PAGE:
Suicide is never an easy death. Its details can be simple, its execution effortless, even graceful. But the pain that incites it in the first place, the angiush that breeds the longing for self-destruction, never fades. It stands out on the soul like a welt on tender skin, aching and raw. Even after the deed is done, the mark remains - a last, terrible legacy of a life lived in torment.
    Anti-intellectualism has been a constant thread winding its way through our political and cultural life, nurtured by the false notion that democracy means that 'my ignorance is just as good as your knowledge.' - Isaac Asimov

    I was thinking of the immortal words of Socrates, who said, "... I drank what?"

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    As I Lay Dying by Faulkner

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    I'm reading Garlic and Sapphires by Ruth Reichl. Good book if you like reading about food & restaurant reviews.

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    Well, I finally finished Ghost Story by Peter Straub. The reason why it took me so long really speaks volumes of Straub's strength as a horror writer - and my own cowardly ways. I couldn't read it when I was home alone, and certainly not at night, so my reading was restricted to "safe" environments such as the beach or a sunny patio in the middle of the day. Not sure if that strategy worked, though: if anything, the contrast between the bright sun and the snow-covered haunted town of Milburn might have freaked me out even more! It's been ages since a book has had this effect on me. I'm fairly well-read when it comes to the horror genre and very few novels manage to truly freak me out, but this one has given me repeated nightmares. I actually woke up screaming in the middle of the night after one of Straub's ghastly creatures was kind enough to visit me in my dreams. My fiancÚ, bless him, fears that my addiction to anything horror (or, as he put it, "that horrible stuff you keep exposing yourself to") has finally taken its toll on my sanity. "Great, but not for the faint of heart" is a phrase that comes to mind when trying to describe Ghost Story. Still, I'd recommend it to anyone who's interested in exploring the contemporary horror genre. Despite - or probably because of - its blatant creepiness, Ghost Story is an engrossing, literate read. To me, it read like a hybrid between Stephen King's It (which, incidentally, also gave me nightmares for a week when I read it - see, good horror novels are supposed to have that effect on you!) and the classic ghost stories of Hawthorne, James, and Wharton. To further illustrate the connection with the traditional ghost story, Straub even named his two main characters Hawthorne and James. Intertextuality at its finest.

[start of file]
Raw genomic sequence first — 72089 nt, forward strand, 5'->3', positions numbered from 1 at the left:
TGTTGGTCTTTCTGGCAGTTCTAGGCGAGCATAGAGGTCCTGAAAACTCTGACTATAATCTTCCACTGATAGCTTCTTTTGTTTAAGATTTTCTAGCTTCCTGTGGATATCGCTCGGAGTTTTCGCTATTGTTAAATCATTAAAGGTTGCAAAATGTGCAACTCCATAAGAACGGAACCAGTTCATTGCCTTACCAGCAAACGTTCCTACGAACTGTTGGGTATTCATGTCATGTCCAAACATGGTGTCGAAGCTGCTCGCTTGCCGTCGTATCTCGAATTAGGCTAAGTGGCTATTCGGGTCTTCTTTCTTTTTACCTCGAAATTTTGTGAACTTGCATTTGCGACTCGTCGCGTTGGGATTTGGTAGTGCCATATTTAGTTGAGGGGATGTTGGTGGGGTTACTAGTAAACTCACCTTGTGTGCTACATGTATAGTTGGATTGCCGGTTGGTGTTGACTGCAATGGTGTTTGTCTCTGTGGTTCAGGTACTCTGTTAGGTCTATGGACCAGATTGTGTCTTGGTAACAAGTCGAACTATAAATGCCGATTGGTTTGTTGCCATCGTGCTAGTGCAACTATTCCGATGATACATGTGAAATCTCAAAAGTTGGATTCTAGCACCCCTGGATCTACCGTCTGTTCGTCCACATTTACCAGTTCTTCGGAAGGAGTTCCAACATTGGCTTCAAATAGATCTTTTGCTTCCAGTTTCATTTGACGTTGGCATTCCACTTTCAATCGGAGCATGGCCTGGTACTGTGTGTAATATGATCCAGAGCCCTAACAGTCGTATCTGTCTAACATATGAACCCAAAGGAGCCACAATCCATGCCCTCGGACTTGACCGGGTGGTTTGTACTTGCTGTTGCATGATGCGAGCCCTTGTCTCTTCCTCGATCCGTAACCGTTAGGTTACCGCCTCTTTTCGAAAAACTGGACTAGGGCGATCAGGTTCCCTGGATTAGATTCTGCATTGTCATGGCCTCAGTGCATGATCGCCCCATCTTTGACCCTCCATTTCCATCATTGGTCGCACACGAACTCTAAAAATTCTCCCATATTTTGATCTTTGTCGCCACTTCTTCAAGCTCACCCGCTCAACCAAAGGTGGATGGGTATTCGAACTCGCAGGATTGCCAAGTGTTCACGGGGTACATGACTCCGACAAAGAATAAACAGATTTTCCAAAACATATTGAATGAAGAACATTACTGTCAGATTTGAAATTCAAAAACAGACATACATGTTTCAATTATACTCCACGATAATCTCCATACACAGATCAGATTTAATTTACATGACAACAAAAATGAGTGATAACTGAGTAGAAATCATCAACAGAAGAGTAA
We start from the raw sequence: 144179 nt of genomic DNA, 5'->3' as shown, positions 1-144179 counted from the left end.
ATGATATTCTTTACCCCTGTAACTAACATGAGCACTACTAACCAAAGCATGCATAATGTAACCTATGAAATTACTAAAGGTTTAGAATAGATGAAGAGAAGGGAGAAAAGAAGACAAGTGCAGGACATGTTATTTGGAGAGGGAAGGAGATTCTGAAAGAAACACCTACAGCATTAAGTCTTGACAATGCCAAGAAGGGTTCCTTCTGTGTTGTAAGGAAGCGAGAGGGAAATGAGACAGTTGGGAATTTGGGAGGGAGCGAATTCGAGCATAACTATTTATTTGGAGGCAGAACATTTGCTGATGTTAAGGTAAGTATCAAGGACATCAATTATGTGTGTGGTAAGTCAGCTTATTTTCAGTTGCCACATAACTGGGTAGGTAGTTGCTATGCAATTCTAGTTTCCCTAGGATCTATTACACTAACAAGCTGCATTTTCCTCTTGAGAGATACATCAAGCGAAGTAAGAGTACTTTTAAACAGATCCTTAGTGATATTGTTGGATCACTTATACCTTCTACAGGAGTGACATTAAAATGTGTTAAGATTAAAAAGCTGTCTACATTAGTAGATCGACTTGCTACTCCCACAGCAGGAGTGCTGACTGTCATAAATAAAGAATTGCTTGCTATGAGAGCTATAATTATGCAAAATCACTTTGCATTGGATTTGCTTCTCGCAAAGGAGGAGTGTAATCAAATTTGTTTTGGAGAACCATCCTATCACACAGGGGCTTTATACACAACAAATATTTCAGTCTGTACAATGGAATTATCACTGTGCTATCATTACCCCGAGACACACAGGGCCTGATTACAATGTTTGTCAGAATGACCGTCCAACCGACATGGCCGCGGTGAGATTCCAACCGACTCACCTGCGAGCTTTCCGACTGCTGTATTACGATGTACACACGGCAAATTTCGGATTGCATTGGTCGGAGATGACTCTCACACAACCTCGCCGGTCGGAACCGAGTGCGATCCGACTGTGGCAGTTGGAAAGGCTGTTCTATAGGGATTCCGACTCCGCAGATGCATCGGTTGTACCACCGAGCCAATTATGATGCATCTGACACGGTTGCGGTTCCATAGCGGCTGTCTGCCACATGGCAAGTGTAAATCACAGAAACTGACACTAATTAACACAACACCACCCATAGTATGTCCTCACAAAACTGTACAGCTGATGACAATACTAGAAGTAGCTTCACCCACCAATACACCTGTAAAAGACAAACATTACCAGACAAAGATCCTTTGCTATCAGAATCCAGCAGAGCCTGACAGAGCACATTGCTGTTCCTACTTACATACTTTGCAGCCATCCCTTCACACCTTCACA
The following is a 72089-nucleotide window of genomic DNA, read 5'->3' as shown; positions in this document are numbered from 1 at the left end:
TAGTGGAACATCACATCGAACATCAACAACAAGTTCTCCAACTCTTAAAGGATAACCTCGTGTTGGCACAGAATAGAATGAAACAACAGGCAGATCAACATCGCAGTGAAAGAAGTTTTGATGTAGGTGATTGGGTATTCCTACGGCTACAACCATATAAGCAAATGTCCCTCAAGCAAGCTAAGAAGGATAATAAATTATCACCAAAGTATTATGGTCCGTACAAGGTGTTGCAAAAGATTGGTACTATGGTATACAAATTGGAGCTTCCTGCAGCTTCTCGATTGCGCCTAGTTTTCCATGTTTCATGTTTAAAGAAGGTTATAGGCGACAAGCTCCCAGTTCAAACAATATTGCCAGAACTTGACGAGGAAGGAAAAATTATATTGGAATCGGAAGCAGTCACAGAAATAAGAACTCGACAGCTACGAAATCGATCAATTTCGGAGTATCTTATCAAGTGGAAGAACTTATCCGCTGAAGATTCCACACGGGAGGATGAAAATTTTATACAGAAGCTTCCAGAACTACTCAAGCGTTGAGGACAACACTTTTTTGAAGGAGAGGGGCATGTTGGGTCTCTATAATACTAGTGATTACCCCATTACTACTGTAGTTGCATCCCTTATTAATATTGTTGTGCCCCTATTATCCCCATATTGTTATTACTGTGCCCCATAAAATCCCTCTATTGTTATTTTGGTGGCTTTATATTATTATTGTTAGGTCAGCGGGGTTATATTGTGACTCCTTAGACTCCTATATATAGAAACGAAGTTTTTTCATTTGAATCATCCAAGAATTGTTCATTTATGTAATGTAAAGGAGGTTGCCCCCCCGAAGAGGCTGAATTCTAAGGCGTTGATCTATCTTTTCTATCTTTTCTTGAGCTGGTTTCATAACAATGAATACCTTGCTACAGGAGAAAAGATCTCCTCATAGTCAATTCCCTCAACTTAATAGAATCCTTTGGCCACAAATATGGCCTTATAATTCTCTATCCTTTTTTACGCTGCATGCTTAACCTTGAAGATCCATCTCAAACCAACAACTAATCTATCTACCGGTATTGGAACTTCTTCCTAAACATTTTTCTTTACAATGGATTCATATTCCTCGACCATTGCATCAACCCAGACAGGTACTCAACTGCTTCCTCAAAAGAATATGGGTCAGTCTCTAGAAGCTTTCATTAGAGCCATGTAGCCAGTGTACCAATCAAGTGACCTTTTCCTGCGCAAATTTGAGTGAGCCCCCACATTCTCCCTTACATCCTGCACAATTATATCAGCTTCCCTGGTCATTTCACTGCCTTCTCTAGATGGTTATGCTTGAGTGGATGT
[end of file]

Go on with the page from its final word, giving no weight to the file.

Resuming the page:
Needless to say, my next read will have to be of the soothing, light-hearted kind. How appropriate, then, that I got The Jane Austen Book Club by Karen Joy Fowler along with a magazine I bought the other week. The Jane Austen/reading group/chick lit combo seems irresistible, especially after a week and a half of ghouls, werewolves, and shapeshifters.

    We're off to visit relatives in the north of Sweden tomorrow morning, so I won't be online for a while. I'll definitely have plenty to post about when I return, though, since I intend to get a lot of reading done while my man is out fishing. Apart from The Jane Austen Book Club, I also plan on bringing along the latest novels from Anne Tyler, Anita Shreve, and Jodi Picoult. Since OD'ing on contemporary women's fiction seems like a likely scenario, I'll also pack Black House by Stephen King and Peter "you owe geek the girl a week's worth of blissful, uninterrupted sleep!" Straub and Neverwhere by Neil Gaiman. Oh, and Body Double by Tess Geritsen. Has anyone read anything by her? I got it as a gift from a friend of my sister's - we bonded over our mutual love of gory crime novels, Tess Geritsen's name came up and before I knew it, she gave me a book! She'll now be my maid of honour. Kidding, but it really was a sweet gesture. Harlan Coben is apparently a fan of Tess Geritsen, which sounds very promising indeed.

    I got my holiday reading all sorted, as you can see.
    "There's more to life than books, you know, but not much more" (Morrissey)